> > > > > > of its genericity) *refer* to whatever
> > > > whatever
> > > > > > broda
> > > > > > the speaker wants it to. Consider
> > English
> > > > mass
> > > > > > nouns
> > > > > > like "water" or "gold" — any bit of
> > gold
> > > > can
> > > > > > be
> > > > > > referred to as "gold".
> > > > >
> > > > > The analogy escapes me. Referring to a
> > > > single
> > > > > object as "gold" is to identify it by its
> > > > > substance, not to identify it as that
> > > > substance
> > > > > tout court.
> > > >
> > > > The truthconditions of "I found gold in my
> > > > garden"
> > > > are such that if I found any bit of gold
> > then
> > > > it
> > > > is true.
> > >
> > > Yes. And so?
> >
> > Mr Broda works like an English mass noun in
> > this
> > respect (-- indeed, I believe names are mass
> > nouns).
> > The point was that when you consider the normal
> > behaviour of English mass nouns, the behaviour
> > of Mr Broda seems less odd.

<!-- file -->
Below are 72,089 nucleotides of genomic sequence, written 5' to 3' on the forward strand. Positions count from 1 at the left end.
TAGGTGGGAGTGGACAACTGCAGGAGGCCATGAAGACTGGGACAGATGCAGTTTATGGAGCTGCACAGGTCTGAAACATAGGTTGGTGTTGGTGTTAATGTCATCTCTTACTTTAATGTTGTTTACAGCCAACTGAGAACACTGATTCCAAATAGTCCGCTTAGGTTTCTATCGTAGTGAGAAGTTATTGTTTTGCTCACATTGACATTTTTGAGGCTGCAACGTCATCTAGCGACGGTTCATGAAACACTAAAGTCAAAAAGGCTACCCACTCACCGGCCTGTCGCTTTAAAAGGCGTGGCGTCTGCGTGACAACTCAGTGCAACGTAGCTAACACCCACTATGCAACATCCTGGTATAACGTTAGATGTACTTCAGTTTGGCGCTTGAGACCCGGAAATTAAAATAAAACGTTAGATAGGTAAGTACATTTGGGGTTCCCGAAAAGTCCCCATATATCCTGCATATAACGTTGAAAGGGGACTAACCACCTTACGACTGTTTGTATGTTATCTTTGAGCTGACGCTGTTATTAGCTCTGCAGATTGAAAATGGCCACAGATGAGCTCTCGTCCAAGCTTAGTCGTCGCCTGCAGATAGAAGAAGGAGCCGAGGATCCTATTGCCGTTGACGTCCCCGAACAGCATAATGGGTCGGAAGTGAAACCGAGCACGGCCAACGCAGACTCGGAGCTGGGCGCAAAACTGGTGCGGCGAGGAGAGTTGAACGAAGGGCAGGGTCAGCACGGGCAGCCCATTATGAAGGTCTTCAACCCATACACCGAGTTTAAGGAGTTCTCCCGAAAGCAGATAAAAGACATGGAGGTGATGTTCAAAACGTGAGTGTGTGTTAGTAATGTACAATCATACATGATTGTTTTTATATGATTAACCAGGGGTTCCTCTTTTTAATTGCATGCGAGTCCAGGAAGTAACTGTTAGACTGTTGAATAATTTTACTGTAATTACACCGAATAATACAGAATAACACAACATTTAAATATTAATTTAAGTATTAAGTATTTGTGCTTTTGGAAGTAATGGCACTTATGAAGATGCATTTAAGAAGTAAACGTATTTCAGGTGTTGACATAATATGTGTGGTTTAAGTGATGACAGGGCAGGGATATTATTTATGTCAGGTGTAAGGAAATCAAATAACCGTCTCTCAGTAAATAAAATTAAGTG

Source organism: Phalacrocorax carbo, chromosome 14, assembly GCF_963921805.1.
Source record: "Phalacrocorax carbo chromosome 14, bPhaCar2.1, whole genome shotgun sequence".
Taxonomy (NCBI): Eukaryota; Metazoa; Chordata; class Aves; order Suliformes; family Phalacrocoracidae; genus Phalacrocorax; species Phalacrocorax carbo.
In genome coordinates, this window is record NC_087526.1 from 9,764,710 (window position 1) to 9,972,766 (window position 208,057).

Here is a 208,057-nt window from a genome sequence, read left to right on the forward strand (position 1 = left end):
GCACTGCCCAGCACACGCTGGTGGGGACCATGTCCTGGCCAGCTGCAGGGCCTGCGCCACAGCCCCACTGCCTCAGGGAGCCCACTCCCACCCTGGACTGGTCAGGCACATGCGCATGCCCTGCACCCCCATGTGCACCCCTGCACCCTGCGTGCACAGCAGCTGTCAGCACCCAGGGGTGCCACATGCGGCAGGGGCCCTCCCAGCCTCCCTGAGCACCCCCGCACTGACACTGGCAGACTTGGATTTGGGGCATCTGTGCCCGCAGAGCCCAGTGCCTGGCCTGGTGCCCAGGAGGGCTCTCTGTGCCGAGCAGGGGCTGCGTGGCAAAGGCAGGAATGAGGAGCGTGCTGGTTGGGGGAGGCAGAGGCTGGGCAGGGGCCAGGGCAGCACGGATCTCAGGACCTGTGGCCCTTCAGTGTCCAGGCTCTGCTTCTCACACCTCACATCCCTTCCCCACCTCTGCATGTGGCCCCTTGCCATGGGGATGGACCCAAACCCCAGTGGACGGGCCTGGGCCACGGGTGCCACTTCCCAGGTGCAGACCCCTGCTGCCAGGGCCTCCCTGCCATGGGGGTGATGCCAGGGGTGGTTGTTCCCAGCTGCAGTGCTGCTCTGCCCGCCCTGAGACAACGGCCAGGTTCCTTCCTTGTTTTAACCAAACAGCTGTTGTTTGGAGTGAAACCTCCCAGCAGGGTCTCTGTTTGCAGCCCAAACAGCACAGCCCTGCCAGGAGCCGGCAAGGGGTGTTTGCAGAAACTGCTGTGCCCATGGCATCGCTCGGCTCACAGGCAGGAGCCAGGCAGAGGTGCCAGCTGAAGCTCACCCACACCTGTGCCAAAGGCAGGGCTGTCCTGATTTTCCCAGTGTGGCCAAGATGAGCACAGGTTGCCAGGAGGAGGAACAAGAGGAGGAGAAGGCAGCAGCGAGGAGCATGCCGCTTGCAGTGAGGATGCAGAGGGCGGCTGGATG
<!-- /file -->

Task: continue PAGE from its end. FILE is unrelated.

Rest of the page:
>
> I just don't see the analogy at all. If I find a
> bit of gold, I find gold; if I find a bit of a
> doctor, I find a doctor. No, that can't be it.
> Ah: if I find a bit of Dr. Dr. — that is, a
> doctor — then I find a doctor. Except for the
> useless bit about bits of Dr. Dr. that is a
> tautology and every bit as informative as they
> usually are. And it doesn't help at all with
> opacity: there is no bit of Dr. Dr. that I need
> either (I just need the event of my having a
> doctor).

If I find a slice of JPC then I find JPC. Would
you insist on translating "I sought JPC" as "I
tried to bring it about that there is a slice
of JPC (that I found)"?

Nothing new is being said in this discussion, I feel.
I understand your position: that Mr Broda is
ontologically incoherent.

--And.